The Tibetan Mastiff dog is renowned to be a fearsome canine whose duty to protect is at its peak at all times. His sheer size can intimidate any intruders, hence why most dog lovers opt to bring home a puppy of this breed.
Our fascination toward magnificent large dogs such as the Tibetan Mastiff often makes us formulate questions that are not commonly answered which includes if a Tibetan Mastiff can fight against a tiger. To answer it, yes he could fight a tiger, but winning it is hard to achieve.
There are many factors that come into play, and for you to be able to identify the chances of this dog winning, dive deeper into this article.
The first thing you would usually notice from the Tibetan Mastiff is the thick and fluffy mane that surrounds his neck. He stands tall with a dignified look overall. His ears droop gracefully and his brown eyes exhibit a gentle expression. The muzzle is square and his whole image gives off an impression of an alert dog.
He is 24 to 26 inches in minimum height and has to be 70 to 150 pounds in weight. Females are generally smaller, yet they still are considered large dogs. Well-built and balanced, his body can thrive in harsh and cold climates. He has four heavy paws and a bushy, feathery tail, curving on his back.
The Tibetan Mastiff is usually seen in various coat colors such as black, brown, cream, red, and certain combinations including black & tan, brown & tan, and red gold.
Tigers have natural menacing looks enough to make you flee the moment you spot them. A tiger is known for his orange coat with white gradients prominent on his face, under his neck and body as well as on his feet and tail. He has neat black stripes all over.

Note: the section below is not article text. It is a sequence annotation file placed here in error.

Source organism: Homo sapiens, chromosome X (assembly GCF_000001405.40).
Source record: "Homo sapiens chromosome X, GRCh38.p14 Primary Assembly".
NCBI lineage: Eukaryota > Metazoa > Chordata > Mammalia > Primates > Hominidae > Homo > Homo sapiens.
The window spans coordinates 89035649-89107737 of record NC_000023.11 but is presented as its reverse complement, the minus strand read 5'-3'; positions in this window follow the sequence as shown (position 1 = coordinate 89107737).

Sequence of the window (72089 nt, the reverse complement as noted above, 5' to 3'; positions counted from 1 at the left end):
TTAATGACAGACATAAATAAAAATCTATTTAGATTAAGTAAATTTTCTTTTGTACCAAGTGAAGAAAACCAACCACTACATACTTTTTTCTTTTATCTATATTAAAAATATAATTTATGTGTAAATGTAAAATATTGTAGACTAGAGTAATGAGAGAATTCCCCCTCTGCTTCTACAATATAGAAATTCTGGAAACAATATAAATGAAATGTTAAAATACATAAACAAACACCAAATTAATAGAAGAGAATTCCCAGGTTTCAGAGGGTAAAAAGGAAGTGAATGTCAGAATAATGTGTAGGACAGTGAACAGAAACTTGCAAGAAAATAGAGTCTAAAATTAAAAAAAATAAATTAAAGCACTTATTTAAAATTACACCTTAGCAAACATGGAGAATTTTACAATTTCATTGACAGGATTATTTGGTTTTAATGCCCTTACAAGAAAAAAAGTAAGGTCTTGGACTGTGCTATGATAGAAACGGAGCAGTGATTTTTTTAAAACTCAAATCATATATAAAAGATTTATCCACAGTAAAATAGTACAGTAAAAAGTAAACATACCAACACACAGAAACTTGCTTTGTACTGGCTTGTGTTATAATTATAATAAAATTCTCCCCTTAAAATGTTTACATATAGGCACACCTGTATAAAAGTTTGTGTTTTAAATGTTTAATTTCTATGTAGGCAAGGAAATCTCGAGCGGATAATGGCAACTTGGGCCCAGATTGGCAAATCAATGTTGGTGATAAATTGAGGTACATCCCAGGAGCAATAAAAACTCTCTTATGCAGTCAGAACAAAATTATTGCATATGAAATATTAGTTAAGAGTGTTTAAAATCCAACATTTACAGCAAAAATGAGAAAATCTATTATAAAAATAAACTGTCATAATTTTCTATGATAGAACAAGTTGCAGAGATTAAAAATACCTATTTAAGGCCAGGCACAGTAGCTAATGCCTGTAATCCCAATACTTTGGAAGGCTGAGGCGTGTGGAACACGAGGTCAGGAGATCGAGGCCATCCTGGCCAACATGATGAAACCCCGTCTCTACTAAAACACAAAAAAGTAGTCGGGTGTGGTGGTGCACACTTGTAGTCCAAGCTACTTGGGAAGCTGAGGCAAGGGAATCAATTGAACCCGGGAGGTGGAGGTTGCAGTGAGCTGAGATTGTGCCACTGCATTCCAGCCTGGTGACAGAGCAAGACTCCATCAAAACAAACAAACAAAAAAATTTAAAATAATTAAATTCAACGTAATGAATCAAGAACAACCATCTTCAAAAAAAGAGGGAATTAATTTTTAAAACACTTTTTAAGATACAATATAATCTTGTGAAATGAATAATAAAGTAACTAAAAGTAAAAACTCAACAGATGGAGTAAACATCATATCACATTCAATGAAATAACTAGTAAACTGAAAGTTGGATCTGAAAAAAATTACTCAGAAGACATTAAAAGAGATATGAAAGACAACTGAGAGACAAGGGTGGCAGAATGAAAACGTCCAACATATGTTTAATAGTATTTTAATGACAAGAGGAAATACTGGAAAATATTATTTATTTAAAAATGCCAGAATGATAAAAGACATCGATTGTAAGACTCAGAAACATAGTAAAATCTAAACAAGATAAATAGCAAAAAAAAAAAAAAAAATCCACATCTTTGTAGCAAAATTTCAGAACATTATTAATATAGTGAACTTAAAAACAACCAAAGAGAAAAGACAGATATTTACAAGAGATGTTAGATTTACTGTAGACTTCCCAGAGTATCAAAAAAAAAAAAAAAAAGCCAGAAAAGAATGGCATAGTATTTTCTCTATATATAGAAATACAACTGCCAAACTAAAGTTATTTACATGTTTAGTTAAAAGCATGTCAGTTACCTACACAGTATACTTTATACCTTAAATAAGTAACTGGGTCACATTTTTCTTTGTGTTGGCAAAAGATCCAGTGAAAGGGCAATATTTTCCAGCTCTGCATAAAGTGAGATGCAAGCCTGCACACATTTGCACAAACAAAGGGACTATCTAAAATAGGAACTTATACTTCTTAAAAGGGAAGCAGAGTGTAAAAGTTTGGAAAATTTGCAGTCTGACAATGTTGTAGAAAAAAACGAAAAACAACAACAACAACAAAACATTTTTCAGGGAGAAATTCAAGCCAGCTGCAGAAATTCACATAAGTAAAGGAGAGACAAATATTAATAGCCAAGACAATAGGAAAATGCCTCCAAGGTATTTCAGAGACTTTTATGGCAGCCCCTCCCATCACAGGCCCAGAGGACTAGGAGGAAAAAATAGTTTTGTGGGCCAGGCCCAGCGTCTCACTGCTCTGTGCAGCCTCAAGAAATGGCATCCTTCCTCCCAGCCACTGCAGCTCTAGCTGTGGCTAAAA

One remarkable thing about him is his distinct white circular spot behind both his ears. These function as “fake eyes” to make himself appear more intimidating and alert in case another predator is planning to attack his rear.
He is a fit, ferocious, and heavy-looking cat whose measurements compose an average of 31 to 43 inches in height and 220 to 660 pounds in mass. Since this is a wild animal, he constantly lives in uncertain places. He has to fight or hunt daily to survive.
The Tibetan Mastiff enjoys more than a decade as an average for his life span. Undoubtedly, he can even live longer than 12 years if his health and physical condition aren’t jeopardized. Usually, it is mostly the disease common to this breed that can shorten his life expectancy. However, bringing him regularly to the vet and providing him with the right dog food can shoo away certain threats to his health.
The tiger lives longer than the Tibetan Mastiff. Environment largely determines how lengthy his time is going to be. For tigers who live in the wild, they have an estimated 15 years to live. Meanwhile, those under captivity live for about 26 years.
The reason why tigers in the wild don’t last that long isn’t because of illnesses. Rather, habitat loss or fragmentation and poaching are the main culprits. Although this suggests that putting them in captivity is a good idea so they could live longer, remember that these animals deserve to be in their rightful places. The jungle, the wild, or nature are where their home is.
On average, dogs can run at a speed of 15 to 20 km/h. The heavier the Tibetan Mastiff is, the slower he will get. This means he’s not a star when it comes to a sprinting contest. He boasts more of his capacity to defend and secure the safety of his territory and family.
Tigers cannot sustain themselves in a long-distance run. However, they are faster than the Tibetan Mastiff in sprinting. A 49 to 65 km/h is already an impressive record. Being cats, tigers are extremely agile and are always in control of how their body moves or to what direction they should go.
A powerful dog such as the Tibetan Mastiff can easily gnaw off a thick bone in only just a few bites. His teeth can apply about 500 to 550 pounds of pressure, dangerous and harmful enough to kill somebody. He has long and sharp canines and a broad, heavy head that can add up to the impact he can cause.